Tchaikovsky disliked teaching at the best of times, but he particularly didn’t enjoy teaching female students, most of whom, in this period of history, were of an amateur status:
Although it is a dreary business to have been forced to explain to my young men’s classes for eleven consecutive years what a triad consists of, at least I have had the consolation of feeling that I am ramming essential knowledge into them because they intend to take it up music as a profession. But the young women’s classes! Heaven’s above! Out of sixty or seventy only five at the most will ever make musicians. The rest come to the Conservatoire to fill in time or from motives which have nothing to do with music. They are not less intelligent or less hard-working than the men, rather the opposite … but they all come to grief the moment they are unable to apply a rule mechanically or use it by rote. I often lose patience with them – and my head – and go quite frantic with rage.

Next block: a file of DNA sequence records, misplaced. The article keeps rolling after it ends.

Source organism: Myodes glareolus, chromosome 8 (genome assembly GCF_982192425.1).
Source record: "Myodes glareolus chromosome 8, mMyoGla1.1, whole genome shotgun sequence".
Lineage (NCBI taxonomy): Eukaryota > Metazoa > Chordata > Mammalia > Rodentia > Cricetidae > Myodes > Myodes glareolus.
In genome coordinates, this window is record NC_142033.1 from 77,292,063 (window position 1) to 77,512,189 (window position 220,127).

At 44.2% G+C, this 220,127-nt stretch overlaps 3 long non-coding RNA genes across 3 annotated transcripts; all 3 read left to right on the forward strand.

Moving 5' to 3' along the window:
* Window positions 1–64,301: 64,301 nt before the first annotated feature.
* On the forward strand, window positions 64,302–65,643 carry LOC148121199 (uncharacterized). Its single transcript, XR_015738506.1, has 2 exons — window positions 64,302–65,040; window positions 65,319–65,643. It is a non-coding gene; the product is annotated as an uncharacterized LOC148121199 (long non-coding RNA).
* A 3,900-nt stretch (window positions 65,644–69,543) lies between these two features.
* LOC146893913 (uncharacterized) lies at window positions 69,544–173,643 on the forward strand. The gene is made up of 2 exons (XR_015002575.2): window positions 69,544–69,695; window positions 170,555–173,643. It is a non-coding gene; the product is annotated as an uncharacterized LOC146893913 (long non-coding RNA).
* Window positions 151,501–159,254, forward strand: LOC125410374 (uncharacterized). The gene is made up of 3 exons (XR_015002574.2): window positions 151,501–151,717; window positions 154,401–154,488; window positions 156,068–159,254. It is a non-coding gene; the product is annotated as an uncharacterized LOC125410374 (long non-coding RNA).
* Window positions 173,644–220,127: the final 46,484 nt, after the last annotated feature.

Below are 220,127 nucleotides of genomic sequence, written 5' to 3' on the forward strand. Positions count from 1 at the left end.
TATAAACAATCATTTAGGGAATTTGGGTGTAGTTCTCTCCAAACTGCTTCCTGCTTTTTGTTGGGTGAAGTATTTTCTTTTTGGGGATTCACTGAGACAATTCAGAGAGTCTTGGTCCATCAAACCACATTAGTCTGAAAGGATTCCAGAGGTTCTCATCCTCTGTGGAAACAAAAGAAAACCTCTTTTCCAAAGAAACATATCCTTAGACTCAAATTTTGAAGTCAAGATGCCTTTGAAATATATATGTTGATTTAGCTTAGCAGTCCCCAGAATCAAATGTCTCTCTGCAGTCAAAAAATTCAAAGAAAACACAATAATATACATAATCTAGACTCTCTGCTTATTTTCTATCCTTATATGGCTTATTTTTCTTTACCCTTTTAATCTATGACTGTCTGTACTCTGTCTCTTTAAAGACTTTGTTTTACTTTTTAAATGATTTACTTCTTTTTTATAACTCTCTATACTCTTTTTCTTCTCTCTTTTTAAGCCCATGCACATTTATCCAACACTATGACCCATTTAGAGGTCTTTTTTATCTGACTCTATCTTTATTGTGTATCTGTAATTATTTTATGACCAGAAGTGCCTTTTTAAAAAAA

A. N. Levitskaya-Amfiteatrova described, “He was handsome but very stern and the expression on his face was of almost constant displeasure. When he came into the classroom he looked sombrely at us under eyebrows drawn into a frown and answered the students’ greeting with a barely noticeable nod of the head.”
Cited in: Hanson, Lawrence and Elisabeth (1965) Tchaikovsky: A New Study of the Man and His Music. London: Cassell & Company, p.147.